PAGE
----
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Biomass and biofuels


The replacement of fossil fuels is an important step in the reduction of GHG emissions

The use of renewable feedstock as well as  biogenic waste and residues for the production of fuel could reduce the demand for fossil fuels significantly. Fuels from renewable sources, so-called ´biofuels´, could for example replace (a part of) the use of fossil fuel in transport. The European Union has implemented legislation to promote the use of renewable energy in this regard.

The continuous production of large amounts of biofuels demands the development of a production and processing supply chain, from the farm, through converstion units and traders to the final users in the market which blend the actual biofuel into the common fuels. Such artificial market regulations usually leads to price pressure on the already scarce commodities. Resulting negative environmental and social impacts must therefore be avoided.

To prevent above impacts the Renewable Energy Directive (2009/28/EG) prescribes sustainability requirements for the production of biomass. The conformity to these requirements as well as full transparancy through the whole supply and production chains should be guaranteed to be able to describe a biofuel as sustainable. The means to these goals are certification standards, for example the International Sustainability & Carbon Certification (ISCC) scheme.

ISCC is designed and approved as an international standard, to be used worldwide. The standard covers all elements in the supply chain: farms, first gathering points, conversion units, traders, storage terminals, for all agricultural raw materials as well as wastes/residues. Being the first accepted certification scheme by the European Commission it is also the most well-known and biggest standard in terms of number of certified companies. Accepting products from all other EC certification schemes as sustainable input, ISCC is a very flexible and still thorough certification system, giving its users a big optional supply chain. In the case of wastes/residues only REDcert certified material is approved, after a succesfull benchmark study in 2013.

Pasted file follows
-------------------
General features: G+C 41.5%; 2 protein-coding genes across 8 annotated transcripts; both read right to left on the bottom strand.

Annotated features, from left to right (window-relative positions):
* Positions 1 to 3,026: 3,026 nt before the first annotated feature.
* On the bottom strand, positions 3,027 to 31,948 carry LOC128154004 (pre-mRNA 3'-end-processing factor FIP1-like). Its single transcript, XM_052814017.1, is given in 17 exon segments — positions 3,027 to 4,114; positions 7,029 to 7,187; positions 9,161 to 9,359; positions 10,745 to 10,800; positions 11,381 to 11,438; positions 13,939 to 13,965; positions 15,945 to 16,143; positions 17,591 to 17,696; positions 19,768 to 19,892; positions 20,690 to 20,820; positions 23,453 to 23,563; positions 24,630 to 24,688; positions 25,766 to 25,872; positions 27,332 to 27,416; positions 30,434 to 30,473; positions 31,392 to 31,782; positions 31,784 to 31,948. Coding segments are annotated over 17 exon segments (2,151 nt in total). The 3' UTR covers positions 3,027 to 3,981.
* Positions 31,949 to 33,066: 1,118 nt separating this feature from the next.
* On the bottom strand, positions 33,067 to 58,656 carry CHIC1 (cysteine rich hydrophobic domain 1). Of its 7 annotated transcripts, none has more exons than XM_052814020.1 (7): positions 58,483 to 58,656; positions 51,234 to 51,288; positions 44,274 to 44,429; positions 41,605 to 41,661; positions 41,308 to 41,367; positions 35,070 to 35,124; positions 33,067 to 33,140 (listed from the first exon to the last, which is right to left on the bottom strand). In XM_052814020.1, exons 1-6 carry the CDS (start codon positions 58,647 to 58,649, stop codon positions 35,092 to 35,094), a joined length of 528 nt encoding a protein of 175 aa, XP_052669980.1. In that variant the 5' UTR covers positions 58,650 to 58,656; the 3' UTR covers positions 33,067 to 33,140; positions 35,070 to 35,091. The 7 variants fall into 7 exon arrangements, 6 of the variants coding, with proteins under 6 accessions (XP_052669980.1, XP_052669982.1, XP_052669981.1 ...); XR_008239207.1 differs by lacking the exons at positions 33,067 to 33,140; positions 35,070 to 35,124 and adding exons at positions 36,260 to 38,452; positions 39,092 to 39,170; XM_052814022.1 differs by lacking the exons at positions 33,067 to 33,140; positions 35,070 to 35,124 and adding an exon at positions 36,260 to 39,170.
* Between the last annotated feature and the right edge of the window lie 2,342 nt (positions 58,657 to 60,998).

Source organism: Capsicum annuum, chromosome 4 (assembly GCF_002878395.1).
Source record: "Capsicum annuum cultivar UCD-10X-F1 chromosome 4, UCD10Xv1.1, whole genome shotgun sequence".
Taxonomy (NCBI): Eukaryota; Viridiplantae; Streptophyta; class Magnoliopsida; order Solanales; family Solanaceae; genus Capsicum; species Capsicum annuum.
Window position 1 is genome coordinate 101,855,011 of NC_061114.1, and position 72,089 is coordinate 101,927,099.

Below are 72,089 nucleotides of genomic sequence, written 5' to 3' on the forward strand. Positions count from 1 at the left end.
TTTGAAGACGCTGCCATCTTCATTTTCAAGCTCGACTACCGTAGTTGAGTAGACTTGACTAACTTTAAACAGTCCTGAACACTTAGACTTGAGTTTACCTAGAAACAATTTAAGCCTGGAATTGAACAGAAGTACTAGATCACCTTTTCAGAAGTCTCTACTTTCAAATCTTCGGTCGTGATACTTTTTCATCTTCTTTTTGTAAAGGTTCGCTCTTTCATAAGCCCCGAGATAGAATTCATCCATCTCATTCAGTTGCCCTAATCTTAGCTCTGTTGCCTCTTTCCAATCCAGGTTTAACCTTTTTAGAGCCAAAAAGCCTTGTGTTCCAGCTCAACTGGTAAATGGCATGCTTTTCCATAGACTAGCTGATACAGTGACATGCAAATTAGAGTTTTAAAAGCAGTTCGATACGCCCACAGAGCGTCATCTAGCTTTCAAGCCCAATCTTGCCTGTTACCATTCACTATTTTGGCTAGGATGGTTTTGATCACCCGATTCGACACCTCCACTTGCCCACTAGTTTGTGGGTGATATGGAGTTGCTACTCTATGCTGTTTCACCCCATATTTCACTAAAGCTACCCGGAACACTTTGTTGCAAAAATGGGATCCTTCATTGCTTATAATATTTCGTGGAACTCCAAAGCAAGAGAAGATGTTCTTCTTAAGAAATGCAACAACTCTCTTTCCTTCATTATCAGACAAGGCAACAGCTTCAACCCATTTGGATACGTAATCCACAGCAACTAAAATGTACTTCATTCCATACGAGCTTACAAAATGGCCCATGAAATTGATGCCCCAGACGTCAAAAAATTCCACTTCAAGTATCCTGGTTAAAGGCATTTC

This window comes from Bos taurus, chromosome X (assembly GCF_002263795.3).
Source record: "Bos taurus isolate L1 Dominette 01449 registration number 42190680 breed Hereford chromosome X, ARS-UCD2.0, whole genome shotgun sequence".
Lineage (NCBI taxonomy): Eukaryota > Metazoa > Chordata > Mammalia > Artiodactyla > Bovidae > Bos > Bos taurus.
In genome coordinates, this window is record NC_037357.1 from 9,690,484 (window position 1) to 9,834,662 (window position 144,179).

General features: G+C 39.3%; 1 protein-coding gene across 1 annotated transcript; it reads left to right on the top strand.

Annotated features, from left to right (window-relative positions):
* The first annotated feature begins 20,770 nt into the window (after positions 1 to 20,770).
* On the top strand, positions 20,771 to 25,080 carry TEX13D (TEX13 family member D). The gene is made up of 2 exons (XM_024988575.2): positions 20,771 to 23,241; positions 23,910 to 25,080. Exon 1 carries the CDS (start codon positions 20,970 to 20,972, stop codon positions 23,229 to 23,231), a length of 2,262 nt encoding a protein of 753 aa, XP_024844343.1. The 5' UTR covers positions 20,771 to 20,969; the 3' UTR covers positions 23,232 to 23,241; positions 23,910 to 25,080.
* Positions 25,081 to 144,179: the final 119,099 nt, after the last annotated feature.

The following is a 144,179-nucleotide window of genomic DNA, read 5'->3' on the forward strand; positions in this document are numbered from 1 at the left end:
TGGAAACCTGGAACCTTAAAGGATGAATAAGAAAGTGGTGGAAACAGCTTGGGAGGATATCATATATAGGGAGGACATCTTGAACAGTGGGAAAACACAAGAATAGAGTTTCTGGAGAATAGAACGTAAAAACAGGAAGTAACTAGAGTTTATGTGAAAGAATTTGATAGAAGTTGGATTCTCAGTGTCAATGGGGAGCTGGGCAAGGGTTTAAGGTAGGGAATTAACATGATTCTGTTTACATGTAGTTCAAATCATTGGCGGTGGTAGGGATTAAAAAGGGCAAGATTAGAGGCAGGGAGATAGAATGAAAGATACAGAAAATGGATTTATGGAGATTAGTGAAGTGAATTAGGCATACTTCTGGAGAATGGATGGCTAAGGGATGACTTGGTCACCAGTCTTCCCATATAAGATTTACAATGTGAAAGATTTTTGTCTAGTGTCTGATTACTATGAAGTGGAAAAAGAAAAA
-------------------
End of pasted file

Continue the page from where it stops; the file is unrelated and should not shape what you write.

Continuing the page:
Outside of that, ISCC has also its secure supply chain options under the ´ISCC compliant´ requirements. This enables system users to prove their dedication to sustainability of the highest standards which ISCC demands from their users. With the ISCC-PLUS scheme these sustainable supply chains could be extended into food, feed, chemical and plastics markets.





Biomass and biofuels